Proteostasis

The ALBORADA Drug Discovery Institute is focused on understanding and manipulating proteostasis.

Targeting proteostasis mechanisms for the treatment of neurodegeneration.

The ALBORADA Drug Discovery Institute is developing new approaches to slow or halt the progress of the diseases that cause dementia. Our primary focus is to explore mechanisms associated with the misfolded, aggregated proteins which characterise most neurodegenerative diseases.

There is strong evidence that the misfolded and oligomerised forms of proteins such as tau (Alzheimer’s disease and other tauopathies), huntingtin (Huntington’s disease) and α-synuclein (Parkinson’s disease, dementia with Lewy bodies) are key species responsible for driving the development of the diseases that cause dementia.

The ALBORADA Drug Discovery Institute (ADDI) is focussed on understanding and manipulating proteostasis – the mechanisms which control the levels, structure and toxicity of these proteins. We are working with academics who are exploring proteostasis pathways and mechanisms such as:

  • Factors affecting the overall levels of these proteins, particularly clearance mechanisms such as proteosomal clearance and autophagy, this latter process being capable of removing larger oligomeric or aggregated species. We are developing methods to increase the rate at which the misfolded proteins are cleared through these mechanisms.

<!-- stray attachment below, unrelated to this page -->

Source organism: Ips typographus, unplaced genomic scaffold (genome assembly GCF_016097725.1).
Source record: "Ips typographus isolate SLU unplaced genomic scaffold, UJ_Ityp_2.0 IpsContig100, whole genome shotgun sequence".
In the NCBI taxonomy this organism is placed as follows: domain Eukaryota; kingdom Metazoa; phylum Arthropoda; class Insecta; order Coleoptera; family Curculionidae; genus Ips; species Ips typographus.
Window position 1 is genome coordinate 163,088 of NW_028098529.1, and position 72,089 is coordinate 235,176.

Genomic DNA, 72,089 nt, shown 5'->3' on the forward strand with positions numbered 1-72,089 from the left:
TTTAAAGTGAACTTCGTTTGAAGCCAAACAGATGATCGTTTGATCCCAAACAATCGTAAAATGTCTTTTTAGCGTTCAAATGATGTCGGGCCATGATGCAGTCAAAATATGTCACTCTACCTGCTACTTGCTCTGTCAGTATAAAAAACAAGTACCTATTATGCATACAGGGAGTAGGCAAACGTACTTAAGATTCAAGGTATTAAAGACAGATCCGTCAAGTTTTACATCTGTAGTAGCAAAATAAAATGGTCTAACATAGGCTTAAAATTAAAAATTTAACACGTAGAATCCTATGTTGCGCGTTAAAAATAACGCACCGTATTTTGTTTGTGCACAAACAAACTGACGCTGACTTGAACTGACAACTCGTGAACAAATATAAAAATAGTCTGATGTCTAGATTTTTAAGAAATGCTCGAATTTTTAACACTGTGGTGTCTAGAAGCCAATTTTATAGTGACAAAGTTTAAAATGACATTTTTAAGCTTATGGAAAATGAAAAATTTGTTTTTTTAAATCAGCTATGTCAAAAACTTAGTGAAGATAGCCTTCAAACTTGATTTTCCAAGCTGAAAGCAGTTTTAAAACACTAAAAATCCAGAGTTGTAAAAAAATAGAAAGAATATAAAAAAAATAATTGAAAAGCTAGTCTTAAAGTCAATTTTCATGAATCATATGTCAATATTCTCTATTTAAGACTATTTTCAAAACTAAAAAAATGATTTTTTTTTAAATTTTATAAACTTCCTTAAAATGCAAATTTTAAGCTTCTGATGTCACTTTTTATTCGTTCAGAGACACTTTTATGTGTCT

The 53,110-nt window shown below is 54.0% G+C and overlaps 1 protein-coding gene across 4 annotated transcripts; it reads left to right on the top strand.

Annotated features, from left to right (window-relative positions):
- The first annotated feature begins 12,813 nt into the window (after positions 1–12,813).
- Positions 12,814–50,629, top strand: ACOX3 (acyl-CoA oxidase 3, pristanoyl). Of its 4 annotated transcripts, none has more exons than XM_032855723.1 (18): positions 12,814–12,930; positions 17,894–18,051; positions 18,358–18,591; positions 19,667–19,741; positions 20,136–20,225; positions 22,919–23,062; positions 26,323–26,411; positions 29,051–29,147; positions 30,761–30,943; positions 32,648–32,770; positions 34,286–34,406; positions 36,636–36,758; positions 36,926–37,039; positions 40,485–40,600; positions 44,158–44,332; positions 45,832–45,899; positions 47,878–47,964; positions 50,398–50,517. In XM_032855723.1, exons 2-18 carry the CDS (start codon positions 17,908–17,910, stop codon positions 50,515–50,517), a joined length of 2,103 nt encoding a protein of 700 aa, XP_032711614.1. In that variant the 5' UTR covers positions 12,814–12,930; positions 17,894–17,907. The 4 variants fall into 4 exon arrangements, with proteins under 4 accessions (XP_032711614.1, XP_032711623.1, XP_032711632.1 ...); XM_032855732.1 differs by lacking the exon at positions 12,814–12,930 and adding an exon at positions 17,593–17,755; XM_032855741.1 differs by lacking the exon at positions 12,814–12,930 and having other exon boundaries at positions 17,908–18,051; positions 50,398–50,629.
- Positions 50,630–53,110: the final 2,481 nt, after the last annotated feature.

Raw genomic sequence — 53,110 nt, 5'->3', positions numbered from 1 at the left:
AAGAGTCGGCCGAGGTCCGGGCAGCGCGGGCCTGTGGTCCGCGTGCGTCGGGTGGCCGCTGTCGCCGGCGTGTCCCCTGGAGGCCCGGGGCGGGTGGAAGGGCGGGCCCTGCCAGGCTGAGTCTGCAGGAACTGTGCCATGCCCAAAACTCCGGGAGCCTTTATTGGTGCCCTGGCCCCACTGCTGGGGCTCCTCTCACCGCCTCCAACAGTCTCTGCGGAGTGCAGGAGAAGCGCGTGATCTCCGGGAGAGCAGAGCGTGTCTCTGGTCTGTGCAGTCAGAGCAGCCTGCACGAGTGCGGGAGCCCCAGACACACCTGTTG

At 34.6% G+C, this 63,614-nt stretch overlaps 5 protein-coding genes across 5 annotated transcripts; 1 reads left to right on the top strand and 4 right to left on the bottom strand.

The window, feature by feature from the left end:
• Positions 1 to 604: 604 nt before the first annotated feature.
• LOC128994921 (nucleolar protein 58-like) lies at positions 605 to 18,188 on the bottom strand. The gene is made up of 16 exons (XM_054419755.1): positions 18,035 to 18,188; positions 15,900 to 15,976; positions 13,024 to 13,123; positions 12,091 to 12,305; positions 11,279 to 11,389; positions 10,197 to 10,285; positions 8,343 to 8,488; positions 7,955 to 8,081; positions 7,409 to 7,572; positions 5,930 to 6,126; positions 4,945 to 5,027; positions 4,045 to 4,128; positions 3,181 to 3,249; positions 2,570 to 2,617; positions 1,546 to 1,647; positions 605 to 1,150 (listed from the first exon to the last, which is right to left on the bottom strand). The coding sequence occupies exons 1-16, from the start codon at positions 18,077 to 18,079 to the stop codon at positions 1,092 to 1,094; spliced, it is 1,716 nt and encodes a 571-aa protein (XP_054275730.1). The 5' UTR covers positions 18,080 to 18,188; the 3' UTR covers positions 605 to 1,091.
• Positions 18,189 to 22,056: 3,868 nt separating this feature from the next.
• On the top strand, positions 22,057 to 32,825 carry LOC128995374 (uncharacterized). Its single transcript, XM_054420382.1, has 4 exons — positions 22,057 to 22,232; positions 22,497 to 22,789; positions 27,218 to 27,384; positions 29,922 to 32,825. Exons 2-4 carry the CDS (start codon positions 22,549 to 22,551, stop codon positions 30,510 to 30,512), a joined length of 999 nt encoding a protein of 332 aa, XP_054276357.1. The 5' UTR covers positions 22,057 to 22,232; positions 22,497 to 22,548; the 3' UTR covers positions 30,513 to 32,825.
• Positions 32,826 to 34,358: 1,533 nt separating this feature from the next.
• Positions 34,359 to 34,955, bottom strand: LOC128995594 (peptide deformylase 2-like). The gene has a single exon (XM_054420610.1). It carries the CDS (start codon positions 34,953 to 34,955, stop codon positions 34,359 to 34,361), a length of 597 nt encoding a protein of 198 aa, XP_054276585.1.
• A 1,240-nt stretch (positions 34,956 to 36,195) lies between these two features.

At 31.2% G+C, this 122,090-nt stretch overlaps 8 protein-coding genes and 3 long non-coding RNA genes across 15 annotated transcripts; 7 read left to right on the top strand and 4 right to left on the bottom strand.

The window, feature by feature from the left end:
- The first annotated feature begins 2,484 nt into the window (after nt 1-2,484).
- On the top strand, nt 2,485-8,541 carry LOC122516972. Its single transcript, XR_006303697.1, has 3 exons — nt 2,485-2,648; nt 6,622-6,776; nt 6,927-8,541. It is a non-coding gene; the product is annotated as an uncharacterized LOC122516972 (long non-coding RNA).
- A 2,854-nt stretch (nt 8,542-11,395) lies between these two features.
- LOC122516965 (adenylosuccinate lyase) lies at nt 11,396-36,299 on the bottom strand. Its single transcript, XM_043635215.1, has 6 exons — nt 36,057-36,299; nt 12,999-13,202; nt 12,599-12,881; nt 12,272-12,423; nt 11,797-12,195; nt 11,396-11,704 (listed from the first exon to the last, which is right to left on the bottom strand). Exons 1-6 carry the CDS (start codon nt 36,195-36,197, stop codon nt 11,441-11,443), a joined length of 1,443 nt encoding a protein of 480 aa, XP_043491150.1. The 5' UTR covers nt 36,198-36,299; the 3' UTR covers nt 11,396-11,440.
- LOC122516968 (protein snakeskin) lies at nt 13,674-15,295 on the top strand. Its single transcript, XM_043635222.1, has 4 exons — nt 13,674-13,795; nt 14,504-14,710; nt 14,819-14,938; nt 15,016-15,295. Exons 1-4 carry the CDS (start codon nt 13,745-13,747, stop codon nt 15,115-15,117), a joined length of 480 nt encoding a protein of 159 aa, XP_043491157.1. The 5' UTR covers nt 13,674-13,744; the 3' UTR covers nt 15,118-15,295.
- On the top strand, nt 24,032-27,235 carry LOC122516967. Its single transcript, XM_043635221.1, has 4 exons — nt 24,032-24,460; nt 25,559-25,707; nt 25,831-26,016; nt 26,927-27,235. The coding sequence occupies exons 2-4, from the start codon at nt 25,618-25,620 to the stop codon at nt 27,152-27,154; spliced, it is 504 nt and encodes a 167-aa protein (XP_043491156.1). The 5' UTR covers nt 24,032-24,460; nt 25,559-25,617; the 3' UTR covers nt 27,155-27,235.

• The role of chaperone proteins that help the folding and unfolding of their client proteins. We are exploring approaches to increasing chaperone activity.
  • The role of post-translational modifications of these proteins which can affect rates of clearance and of aggregation. Can we learn how to control these modifications to reduce levels of the unwanted toxic species?
  • The response of cells to the stress associated with the build-up of unfolded proteins and the resultant impact on general proteostasis, known as the unfolded protein response, is known to be a critical factor in the toxicity associated with misfolded proteins.

We have an advanced drug discovery program seeking to develop inhibitors of the PI5P4 kinases. Lead Academic Scientist Prof David Rubinsztein has previously used genetic studies to show that blocking these enzymes upregulates autophagy, a natural cellular protein clearance mechanism which is capable of digesting and removing neurotoxic proteins. In cell models, blocking the activity of the enzymes reduced the effects of Huntington’s disease.

At the ALBORADA Drug Discovery Institute, we have identified small molecule inhibitors of the PI5P4 kinases and have shown in a range of cell types, including primary neurons, that these compounds upregulate autophagy. Hit molecules were identified through the screening of ADDI’s fragment library and a diversity library donated by Cancer Research UK, as well as through virtual screening. These hits have been further optimised into potent and selective PI5P4 kinase inhibitors with properties consistent with those of a drug, including oral bioavailability and brain penetration in rodents. In vivo studies are ongoing to test the effects of these autophagy modulators in animal models of neurodegeneration.